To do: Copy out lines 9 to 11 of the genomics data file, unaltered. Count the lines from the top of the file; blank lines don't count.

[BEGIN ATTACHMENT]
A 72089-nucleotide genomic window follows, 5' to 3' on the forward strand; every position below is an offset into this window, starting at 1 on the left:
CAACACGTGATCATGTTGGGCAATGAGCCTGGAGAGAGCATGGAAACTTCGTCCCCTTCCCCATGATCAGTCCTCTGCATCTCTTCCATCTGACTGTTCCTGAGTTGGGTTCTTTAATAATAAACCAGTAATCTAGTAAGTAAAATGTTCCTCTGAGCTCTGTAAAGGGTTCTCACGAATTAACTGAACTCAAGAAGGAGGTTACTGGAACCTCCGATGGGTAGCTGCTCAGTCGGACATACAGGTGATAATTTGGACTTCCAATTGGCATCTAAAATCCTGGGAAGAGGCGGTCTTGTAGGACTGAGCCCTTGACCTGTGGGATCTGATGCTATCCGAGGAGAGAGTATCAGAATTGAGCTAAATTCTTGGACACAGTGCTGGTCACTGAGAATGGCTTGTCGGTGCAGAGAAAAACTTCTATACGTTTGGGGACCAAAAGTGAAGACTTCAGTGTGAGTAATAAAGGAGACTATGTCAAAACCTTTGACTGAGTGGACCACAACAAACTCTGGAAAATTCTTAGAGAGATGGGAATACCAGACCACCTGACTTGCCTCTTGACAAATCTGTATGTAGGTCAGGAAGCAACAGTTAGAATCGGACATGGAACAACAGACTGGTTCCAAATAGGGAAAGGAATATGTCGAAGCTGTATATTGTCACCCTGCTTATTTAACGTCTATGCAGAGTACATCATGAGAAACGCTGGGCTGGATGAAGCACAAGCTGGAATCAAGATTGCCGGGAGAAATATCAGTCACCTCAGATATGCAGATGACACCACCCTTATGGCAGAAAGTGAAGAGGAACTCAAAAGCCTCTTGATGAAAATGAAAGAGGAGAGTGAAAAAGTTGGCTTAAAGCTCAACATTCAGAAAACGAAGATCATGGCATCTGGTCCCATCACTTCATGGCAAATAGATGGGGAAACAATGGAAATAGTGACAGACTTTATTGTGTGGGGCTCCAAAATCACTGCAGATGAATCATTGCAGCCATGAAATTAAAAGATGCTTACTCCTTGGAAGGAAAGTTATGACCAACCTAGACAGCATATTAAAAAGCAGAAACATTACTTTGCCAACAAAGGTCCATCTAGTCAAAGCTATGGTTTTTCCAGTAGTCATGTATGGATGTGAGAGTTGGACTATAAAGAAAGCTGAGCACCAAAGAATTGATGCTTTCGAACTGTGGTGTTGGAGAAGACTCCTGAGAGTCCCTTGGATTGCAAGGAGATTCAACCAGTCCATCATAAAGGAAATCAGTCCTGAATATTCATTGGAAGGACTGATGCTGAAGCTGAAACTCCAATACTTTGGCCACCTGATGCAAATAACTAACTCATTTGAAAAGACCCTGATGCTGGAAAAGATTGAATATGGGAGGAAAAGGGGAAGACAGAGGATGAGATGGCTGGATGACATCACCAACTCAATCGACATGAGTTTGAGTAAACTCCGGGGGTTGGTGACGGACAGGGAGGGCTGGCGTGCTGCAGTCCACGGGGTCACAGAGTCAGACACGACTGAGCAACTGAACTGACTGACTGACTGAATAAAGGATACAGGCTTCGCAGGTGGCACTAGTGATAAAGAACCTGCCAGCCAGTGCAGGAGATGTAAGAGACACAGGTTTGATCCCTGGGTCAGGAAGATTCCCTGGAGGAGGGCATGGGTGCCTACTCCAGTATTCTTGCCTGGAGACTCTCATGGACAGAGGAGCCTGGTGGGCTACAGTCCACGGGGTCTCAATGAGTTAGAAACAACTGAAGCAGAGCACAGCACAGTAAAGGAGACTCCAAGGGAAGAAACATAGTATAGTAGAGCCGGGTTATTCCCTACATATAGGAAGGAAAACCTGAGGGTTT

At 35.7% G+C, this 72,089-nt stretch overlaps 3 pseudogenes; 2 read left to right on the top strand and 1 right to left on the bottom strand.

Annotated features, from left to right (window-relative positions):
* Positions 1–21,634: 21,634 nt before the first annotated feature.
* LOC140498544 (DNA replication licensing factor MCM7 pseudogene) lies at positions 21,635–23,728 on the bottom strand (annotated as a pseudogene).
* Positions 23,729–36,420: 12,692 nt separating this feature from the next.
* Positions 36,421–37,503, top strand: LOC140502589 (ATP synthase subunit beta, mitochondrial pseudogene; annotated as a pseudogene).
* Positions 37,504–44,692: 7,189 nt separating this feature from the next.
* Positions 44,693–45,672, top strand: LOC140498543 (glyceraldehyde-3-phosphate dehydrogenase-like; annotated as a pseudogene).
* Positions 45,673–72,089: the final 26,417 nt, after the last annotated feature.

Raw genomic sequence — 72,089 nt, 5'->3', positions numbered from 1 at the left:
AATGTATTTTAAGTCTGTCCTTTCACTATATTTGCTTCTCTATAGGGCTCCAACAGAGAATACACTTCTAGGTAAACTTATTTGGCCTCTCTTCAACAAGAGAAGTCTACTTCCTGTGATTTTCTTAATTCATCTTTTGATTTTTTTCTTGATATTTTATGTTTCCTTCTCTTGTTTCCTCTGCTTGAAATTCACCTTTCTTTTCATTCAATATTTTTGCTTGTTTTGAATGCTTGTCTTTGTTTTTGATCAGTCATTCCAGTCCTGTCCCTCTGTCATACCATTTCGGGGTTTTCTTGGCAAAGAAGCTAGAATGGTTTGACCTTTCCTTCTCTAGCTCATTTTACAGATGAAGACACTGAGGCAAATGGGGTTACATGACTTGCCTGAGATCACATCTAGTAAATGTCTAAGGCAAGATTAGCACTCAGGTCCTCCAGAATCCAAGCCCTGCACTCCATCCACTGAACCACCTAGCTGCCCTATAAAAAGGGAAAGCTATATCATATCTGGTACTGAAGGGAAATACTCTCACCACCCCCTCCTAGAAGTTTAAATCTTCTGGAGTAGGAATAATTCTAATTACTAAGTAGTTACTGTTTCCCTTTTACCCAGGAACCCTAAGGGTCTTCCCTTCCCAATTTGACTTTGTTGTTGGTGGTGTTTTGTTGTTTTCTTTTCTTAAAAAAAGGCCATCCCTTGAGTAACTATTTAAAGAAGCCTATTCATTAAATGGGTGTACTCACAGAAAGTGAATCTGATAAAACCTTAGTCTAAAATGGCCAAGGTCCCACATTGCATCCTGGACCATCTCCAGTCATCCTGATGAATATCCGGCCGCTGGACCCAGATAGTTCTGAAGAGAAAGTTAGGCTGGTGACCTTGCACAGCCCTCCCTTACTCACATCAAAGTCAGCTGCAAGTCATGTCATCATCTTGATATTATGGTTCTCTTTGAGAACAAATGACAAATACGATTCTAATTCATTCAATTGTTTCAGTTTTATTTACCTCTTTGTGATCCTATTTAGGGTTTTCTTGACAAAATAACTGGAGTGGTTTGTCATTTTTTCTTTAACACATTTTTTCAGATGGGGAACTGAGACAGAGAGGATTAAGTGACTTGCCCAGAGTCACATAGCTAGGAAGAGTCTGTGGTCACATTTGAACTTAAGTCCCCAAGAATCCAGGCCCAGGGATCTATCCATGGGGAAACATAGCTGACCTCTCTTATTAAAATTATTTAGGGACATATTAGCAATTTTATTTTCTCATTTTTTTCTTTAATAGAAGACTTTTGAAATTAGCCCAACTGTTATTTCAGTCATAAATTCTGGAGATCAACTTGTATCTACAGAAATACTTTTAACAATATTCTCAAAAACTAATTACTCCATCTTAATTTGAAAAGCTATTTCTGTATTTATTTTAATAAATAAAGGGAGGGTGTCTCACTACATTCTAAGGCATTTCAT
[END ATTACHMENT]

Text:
* Positions 37,504–44,692: 7,189 nt separating this feature from the next.
* Positions 44,693–45,672, top strand: LOC140498543 (glyceraldehyde-3-phosphate dehydrogenase-like; annotated as a pseudogene).
* Positions 45,673–72,089: the final 26,417 nt, after the last annotated feature.